- Mike Hampton, 112 IP - He will miss the 2010 season after undergoing rotator cuff surgery.
- John Smoltz, 78 IP – Smoltz hasn't ruled out the Braves, but the Cardinals don't appear to have the money to sign him and the Nationals haven't spoken to him recently. Jon Heyman of SI.com says Smoltz is content to wait for the right deal, which may mean a mid-season signing.
- Bartolo Colon, 62.1 IP - The former Cy Young Award winner wants to pitch, but wasn't publicly linked to any teams this winter.
- Sidney Ponson, 58.2 IP - There has been no reported interest in Ponson this winter.
- Adam Eaton, 49 IP - There has not been interest in Eaton, either.
- Pedro Martinez 44.2 IP – The Phillies have been linked to Pedro throughout the offseason. Pedro may wait to sign in-season, as he did last year.
Here's a stocking stuffed with news items on this Christmas Eve…
- Mike Axisa of River Ave. Blues breaks down the details of Nick Johnson's contract with the Yankees. If Johnson reaches all of his incentives and his mutual option for 2011 is picked up, he can make a total of $14.5MM over his two-year deal.
- MLB.com's Corey Brock says the Kevin Kouzmanoff trade talks that were swirling at the winter meetings have "cooled," and he thinks Kouzmanoff will remain a Padre unless San Diego receives an overwhelmingly good offer. Perhaps the Padres want to keep Kouzmanoff to anchor their lineup in case they happen to deal away Adrian Gonzalez.
- In a discussion of Lance Berkman's future plans, Brian McTaggart of MLB.com says that "the older [Berkman] gets, I think the less likely he is to play elsewhere." The Astros star is under contract next season and the team has a $15MM option on Berkman for the 2011 season that it will surely pick up if Berkman matches his 2009 line of .274/.399/.509. McTaggart notes that the Astros have been hesitant to rebuild since they still feel they can contend with quality veterans like Berkman and Roy Oswalt in their relative primes. As we learned last September, however, Berkman might rather retire after 2011 than be a burden on the organization.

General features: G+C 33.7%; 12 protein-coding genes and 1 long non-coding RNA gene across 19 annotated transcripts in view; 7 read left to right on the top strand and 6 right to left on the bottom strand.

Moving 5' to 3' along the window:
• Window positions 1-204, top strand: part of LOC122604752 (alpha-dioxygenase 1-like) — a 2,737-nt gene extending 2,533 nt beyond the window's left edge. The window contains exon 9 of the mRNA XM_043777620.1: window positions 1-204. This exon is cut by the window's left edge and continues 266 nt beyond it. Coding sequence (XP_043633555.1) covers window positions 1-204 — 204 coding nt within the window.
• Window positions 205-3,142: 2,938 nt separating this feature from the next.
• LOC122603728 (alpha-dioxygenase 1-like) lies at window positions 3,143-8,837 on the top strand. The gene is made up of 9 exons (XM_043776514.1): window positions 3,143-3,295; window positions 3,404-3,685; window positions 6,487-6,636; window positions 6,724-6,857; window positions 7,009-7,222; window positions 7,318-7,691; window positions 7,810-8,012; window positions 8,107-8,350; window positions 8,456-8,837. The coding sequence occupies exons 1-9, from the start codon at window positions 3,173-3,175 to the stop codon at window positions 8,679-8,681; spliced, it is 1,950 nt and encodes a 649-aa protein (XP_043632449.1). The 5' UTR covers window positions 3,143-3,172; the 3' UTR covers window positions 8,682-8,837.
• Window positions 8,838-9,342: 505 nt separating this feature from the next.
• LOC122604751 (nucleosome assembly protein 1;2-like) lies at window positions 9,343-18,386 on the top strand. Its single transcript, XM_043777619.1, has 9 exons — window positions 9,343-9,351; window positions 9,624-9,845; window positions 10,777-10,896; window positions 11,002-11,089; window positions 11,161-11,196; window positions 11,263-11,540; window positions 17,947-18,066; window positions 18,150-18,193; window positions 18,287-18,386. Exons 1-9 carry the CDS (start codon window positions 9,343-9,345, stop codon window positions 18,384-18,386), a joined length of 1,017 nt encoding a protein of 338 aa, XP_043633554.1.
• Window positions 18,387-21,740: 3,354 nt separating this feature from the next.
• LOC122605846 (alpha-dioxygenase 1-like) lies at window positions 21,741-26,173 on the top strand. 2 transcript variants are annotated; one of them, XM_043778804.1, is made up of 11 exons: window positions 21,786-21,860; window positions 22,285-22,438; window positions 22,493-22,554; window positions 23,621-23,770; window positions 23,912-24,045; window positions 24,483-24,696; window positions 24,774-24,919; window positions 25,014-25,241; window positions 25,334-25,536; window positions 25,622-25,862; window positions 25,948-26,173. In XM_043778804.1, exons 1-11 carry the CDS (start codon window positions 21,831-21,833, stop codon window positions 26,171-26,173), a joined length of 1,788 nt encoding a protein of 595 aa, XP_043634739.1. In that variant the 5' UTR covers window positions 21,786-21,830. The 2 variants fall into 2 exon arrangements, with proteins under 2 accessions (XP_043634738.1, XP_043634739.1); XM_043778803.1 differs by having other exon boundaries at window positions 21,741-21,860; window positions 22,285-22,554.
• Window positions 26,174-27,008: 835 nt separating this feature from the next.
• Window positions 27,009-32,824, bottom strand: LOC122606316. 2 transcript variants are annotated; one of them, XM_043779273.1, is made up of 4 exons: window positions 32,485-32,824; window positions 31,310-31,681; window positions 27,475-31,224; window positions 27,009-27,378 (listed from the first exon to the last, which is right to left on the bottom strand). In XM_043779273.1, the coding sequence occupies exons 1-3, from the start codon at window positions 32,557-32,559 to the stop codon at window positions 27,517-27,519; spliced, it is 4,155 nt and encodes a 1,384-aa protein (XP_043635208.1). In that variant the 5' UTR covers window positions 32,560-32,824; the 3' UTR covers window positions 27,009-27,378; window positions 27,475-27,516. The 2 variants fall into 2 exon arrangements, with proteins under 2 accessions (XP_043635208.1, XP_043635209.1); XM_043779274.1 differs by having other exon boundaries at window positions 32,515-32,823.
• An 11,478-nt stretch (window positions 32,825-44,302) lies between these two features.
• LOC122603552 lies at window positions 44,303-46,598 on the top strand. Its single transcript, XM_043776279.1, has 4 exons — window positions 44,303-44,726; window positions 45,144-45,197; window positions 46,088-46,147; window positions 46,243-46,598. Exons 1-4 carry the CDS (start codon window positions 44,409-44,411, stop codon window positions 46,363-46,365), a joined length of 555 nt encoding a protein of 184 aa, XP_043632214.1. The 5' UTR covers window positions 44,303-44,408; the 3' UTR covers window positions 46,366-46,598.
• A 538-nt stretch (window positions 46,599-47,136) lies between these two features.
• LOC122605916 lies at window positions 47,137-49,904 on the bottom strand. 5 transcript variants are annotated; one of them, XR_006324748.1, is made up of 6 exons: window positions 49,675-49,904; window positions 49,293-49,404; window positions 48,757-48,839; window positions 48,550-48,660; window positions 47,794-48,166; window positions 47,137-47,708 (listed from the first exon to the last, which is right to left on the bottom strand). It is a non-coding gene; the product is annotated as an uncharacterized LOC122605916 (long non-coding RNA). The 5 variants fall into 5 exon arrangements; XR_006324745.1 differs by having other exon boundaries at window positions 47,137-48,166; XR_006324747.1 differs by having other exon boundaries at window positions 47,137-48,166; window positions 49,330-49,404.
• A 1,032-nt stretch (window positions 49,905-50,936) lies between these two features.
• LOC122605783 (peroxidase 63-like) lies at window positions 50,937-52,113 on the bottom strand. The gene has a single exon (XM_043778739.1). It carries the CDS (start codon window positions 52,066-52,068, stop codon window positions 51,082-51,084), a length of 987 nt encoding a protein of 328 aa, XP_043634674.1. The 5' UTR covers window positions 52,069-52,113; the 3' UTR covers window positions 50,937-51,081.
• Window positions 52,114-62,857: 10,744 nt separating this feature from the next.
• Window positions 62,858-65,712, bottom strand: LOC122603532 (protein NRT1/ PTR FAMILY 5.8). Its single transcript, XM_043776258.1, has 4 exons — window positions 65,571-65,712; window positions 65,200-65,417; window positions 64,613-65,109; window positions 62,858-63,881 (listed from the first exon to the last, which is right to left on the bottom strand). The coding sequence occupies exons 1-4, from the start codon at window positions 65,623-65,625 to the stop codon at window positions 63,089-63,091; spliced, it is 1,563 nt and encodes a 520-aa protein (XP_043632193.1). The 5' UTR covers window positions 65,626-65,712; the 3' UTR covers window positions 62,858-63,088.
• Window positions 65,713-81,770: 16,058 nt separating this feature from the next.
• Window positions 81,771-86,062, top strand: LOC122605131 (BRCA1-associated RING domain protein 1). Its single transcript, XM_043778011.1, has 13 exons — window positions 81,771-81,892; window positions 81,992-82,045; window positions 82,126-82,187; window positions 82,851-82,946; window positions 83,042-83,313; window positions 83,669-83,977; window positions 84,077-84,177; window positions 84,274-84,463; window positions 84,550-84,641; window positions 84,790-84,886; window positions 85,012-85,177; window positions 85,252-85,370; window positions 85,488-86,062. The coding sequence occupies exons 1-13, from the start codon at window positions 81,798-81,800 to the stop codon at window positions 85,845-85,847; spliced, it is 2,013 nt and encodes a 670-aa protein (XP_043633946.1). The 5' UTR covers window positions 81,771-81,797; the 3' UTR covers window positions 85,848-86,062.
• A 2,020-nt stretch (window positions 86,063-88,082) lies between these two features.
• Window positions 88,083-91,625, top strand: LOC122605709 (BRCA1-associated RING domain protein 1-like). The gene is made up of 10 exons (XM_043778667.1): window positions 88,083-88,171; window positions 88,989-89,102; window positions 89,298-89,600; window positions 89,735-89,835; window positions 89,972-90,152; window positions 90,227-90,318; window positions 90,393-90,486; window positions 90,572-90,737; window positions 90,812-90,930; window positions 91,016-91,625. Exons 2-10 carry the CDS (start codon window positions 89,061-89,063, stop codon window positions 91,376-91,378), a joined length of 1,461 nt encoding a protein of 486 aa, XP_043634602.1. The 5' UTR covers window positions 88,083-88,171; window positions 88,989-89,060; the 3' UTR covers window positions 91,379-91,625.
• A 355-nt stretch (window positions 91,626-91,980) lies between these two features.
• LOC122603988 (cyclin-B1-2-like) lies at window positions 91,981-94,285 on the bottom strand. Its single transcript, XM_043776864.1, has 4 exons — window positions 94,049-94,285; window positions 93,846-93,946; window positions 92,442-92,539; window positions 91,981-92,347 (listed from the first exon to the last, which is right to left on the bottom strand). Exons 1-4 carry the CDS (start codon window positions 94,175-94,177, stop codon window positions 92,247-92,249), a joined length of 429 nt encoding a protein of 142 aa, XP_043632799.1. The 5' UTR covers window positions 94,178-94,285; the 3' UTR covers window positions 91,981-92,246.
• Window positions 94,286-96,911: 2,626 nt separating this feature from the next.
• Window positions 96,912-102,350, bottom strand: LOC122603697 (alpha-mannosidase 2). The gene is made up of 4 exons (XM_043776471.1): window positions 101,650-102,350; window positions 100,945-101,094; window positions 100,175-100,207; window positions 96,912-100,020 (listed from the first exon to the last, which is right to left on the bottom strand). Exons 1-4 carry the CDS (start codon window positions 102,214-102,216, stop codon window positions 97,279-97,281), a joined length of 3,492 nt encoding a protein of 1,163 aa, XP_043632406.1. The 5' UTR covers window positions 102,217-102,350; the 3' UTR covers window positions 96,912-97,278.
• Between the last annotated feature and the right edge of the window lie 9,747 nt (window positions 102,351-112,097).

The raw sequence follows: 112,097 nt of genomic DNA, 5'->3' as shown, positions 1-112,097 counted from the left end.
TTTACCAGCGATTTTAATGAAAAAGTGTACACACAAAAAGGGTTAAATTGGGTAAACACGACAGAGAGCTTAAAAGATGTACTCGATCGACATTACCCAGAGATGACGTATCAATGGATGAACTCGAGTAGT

- From that same piece, McTaggart says Houston's acquistions of Mike Hampton and Russ Ortiz last winter have made the team leery of signing another injury-prone starter like Ben Sheets, especially since Sheets would come at a much higher price.
- Top Reds prospect Todd Frazier seems to be capable of playing anywhere on the field, but doesn't appear to be Cincinnati's answer at shortstop, reports MLB.com's Mark Sheldon.
- What team made the best trades in the 20th century? According to one author, it was the Cleveland Indians.
- Speaking of Cleveland, Anthony Castrovince of MLB.com says the Tribe will put Rafael Perez back in the bullpen next season in spite of the left-hander's excellent starting outings in winter ball.
Another round of links…
- Lynn Henning of the Detroit News wonders if the Tigers will consider offers for Curtis Granderson after the season. Though he has 27 homers and 20 steals, Granderson has struggled at the plate this year, particularly against lefties. He has a batting average on balls in play below .300 for the first time in his career, and it has factored in to a .248/.331/.457 line that's solid, but below Granderson's standard. (He's hitting more fly balls than usual, which could explain the BABIP dip and rise in homers.)
- After months of anticipation, it looks like Magglio Ordonez will see his 2010 option kick in tonight. With three more trips to the plate, he can guarantee himself an $18MM salary next year.
- Mike Hampton had surgery on his left rotator cuff and will miss the 2010 season, according to MLB.com's Alyson Footer.
- If Josh Johnson makes all of his scheduled starts, he'll earn $50K in incentives before the season ends, as MLB.com's Joe Frisaro points out.
- Troy Renck of the Denver Post says there's a reasonable chance Jason Giambi returns to the Rockies next season.